The most standout feature of the Mate7 is obviously the fingerprint scanner on its back. Without a doubt, this is the best solution currently on the market, overshadowing even the Touch ID sensor on the iPhone 5s (and soon, the new iPhones). Like Apple's solution, we're looking at touch-type identification, but here we're talking about even lower response times, and great accuracy. What makes the scanner even better is the fact that you don't need to first wake up the device – it'll work even from a locked state. If that wasn't enough, the sensor will also register your print even if your finger is a bit wet, though it obviously won't work if you just washed your hands; and you can also use it to fingerprint lock certain apps and private content.

Last, but not least, the sensor's placement at the back, just under the camera, is well-thought out, as it's where your index finger naturally looks for support. Tactile feedback is also excellent, as the square cut-out is recessed into the body of the Mate7, making it easy to locate even early on, when you're still learning to work with it. The one thing we wish Huawei would improve in the future concerns failed readings – the Mate7 vibrates whenever those occur, but instead of going for a second try automatically, it forces you to remove your finger and go for another try.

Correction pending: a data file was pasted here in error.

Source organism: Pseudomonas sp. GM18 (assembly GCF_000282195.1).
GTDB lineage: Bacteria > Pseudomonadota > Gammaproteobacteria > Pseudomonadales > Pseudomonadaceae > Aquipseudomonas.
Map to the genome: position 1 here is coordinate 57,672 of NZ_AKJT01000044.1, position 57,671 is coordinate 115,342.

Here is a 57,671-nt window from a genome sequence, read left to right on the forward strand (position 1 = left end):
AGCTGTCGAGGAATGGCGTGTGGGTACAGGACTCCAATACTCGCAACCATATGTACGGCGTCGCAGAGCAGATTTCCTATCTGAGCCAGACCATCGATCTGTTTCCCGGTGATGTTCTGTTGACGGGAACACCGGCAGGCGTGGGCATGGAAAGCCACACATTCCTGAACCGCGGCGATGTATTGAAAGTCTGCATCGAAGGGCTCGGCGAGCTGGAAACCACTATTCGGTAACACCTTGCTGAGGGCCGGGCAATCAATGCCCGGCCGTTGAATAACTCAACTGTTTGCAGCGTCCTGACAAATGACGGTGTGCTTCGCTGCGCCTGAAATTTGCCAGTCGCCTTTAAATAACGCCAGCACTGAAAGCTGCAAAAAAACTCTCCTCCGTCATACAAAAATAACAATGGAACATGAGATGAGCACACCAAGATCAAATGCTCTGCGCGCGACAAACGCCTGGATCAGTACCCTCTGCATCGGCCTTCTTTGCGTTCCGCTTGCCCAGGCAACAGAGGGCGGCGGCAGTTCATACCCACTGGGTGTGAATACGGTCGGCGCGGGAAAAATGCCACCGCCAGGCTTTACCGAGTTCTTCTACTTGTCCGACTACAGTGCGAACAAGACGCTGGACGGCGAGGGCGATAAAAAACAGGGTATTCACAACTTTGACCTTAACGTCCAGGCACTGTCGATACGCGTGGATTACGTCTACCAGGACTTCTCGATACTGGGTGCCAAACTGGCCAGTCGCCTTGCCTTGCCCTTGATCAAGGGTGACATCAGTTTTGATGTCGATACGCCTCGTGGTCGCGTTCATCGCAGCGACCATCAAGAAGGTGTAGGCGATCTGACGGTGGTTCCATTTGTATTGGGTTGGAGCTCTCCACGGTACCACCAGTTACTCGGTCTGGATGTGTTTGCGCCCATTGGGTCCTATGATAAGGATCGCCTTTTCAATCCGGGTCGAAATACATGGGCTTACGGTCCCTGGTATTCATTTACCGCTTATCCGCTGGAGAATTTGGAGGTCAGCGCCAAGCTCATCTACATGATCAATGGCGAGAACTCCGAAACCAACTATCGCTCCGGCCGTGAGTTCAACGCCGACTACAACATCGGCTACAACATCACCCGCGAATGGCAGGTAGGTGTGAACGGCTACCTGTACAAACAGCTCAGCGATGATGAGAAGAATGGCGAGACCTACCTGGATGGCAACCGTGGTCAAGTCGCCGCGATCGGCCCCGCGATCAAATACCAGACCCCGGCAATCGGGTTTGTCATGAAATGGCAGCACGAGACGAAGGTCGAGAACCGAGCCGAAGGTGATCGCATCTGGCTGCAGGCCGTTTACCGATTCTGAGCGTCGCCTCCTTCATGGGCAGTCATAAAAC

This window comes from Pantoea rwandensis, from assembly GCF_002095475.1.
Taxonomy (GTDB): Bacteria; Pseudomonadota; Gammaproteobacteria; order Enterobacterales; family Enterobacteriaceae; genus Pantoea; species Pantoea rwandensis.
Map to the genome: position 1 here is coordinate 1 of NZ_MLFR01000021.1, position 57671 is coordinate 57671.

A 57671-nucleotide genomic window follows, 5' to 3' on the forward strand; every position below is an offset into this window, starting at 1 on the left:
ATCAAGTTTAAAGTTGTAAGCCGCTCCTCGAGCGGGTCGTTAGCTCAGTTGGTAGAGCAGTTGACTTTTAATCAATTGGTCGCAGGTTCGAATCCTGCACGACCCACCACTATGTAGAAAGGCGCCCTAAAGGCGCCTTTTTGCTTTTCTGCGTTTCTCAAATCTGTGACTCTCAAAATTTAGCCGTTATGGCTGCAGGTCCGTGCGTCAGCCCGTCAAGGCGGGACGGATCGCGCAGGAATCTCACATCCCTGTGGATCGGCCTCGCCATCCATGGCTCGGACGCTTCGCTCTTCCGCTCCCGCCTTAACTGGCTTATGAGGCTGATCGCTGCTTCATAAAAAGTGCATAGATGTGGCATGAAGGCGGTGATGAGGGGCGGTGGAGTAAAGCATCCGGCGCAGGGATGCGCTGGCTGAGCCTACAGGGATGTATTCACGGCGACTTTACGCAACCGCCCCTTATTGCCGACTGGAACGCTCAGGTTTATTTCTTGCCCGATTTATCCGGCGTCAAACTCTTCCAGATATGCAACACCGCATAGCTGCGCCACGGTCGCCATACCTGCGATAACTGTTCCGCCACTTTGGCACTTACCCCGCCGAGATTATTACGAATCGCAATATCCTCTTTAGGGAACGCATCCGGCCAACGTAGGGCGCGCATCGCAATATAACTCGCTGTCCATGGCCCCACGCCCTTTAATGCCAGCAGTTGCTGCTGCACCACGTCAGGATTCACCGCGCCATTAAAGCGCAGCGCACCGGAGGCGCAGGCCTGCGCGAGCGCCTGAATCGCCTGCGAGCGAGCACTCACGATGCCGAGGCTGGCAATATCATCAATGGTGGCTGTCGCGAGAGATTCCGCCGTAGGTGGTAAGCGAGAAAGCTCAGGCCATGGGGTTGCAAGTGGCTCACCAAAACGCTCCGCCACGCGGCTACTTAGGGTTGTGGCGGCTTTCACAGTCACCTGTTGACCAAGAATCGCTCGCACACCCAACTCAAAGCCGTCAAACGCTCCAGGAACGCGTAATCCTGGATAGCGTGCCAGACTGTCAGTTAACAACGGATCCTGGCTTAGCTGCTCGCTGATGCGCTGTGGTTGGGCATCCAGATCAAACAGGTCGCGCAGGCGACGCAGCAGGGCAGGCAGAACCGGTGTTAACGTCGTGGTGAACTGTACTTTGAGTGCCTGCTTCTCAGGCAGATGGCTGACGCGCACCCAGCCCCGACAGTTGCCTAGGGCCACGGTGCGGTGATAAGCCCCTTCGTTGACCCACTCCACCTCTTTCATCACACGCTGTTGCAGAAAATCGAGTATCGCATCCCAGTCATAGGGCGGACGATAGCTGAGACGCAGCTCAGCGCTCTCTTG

Processor and memory

Huawei's processors never looked quite so formidable!

One of the big surprises with the Mate7 is Huawei's home-grown HiSilicon Kirin 925 system-on-chip. This is an octa-core processor with two clusters of four cores – one with efficient, 1.3GHz Cortex-A7 cores, and another, with powerful, 1.8GHz Cortex-A15 ones. The SoC works in an ARM big.LITTLE configuration, meaning that trivial tasks are taken care of by the power-efficient cluster of Cortex-A7 cores, without powering on the rest. If maximum performance is needed, however, all eight CPUs can be powered on simultaneously. On the graphics side of things, we're looking at a quad-core Mali-T628 GPU, clocked at 600MHz.

As for memory, there are two options available – the one we've got at hand, with 16GB of built-in storage and 2GB of RAM, and another, with 32GB and 3GB, respectively. Both models support storage expansion through microSD.

The above configuration, according to both synthetic benchmarks and our own real-world tests, delivers top-notch performance, and can easily compete with the likes of Qualcomm's Snapdragon 801. That's darn impressive, considering Huawei's fairly unimpressive track record with custom silicon.

Performance benchmarks

Quadrant
Higher is better
HTC One max 12067
Huawei Ascend Mate7 11609.3
AnTuTu
Higher is better
HTC One max 26320
Huawei Ascend Mate7 42443
Vellamo Metal
Higher is better
HTC One max 762
Huawei Ascend Mate7 1398.6
Samsung Galaxy Note 4 1136
Vellamo Browser
Higher is better
Huawei Ascend Mate7 2813
Samsung Galaxy Note 4 3399
View all

Internet and connectivity

FDD LTE support for 9 bands!

The Ascend Mate7 is quite the connected device, boasting support for Cat 6 LTE (up to 300Mbps) on FDD bands 1, 2, 3, 4, 5, 7, 8, 20, and 25 (that's a lot), along with Bluetooth 4.0, NFC, USB 2.0, A-GPS, and Wi-Fi 802.11 a/b/g/n.

As for web browsing, Huawei has equipped the Mate7 with its own browser, which is actually a pretty decent performer, and a looker, too. It has extras like full-screen mode and incognito tabs, and load times are better-than-average.